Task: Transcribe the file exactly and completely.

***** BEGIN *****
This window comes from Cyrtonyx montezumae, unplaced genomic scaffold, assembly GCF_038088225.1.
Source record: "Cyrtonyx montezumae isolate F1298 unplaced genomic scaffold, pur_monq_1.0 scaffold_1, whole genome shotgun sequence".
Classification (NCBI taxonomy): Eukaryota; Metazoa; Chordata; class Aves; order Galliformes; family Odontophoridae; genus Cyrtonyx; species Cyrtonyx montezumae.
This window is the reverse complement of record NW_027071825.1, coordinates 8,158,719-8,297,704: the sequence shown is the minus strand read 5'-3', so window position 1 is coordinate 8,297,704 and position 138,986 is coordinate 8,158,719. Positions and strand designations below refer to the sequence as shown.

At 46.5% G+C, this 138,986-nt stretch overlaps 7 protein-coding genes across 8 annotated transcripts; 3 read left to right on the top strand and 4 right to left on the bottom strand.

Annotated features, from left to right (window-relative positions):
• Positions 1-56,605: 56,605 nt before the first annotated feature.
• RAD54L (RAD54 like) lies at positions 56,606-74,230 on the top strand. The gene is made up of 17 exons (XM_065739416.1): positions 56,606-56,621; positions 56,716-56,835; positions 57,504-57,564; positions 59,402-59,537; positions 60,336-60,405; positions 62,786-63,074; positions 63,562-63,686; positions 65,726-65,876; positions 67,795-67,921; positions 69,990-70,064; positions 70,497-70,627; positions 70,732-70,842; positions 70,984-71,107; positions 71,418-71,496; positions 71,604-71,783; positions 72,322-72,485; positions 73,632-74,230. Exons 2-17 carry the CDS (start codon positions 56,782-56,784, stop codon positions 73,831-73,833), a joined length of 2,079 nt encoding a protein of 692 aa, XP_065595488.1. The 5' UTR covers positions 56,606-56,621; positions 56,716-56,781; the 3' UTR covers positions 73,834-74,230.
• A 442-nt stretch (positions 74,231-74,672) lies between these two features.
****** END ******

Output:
This window comes from Cyrtonyx montezumae, unplaced genomic scaffold, assembly GCF_038088225.1.
Source record: "Cyrtonyx montezumae isolate F1298 unplaced genomic scaffold, pur_monq_1.0 scaffold_1, whole genome shotgun sequence".
Classification (NCBI taxonomy): Eukaryota; Metazoa; Chordata; class Aves; order Galliformes; family Odontophoridae; genus Cyrtonyx; species Cyrtonyx montezumae.
This window is the reverse complement of record NW_027071825.1, coordinates 8,158,719-8,297,704: the sequence shown is the minus strand read 5'-3', so window position 1 is coordinate 8,297,704 and position 138,986 is coordinate 8,158,719. Positions and strand designations below refer to the sequence as shown.

At 46.5% G+C, this 138,986-nt stretch overlaps 7 protein-coding genes across 8 annotated transcripts; 3 read left to right on the top strand and 4 right to left on the bottom strand.

Annotated features, from left to right (window-relative positions):
• Positions 1-56,605: 56,605 nt before the first annotated feature.
• RAD54L (RAD54 like) lies at positions 56,606-74,230 on the top strand. The gene is made up of 17 exons (XM_065739416.1): positions 56,606-56,621; positions 56,716-56,835; positions 57,504-57,564; positions 59,402-59,537; positions 60,336-60,405; positions 62,786-63,074; positions 63,562-63,686; positions 65,726-65,876; positions 67,795-67,921; positions 69,990-70,064; positions 70,497-70,627; positions 70,732-70,842; positions 70,984-71,107; positions 71,418-71,496; positions 71,604-71,783; positions 72,322-72,485; positions 73,632-74,230. Exons 2-17 carry the CDS (start codon positions 56,782-56,784, stop codon positions 73,831-73,833), a joined length of 2,079 nt encoding a protein of 692 aa, XP_065595488.1. The 5' UTR covers positions 56,606-56,621; positions 56,716-56,781; the 3' UTR covers positions 73,834-74,230.
• A 442-nt stretch (positions 74,231-74,672) lies between these two features.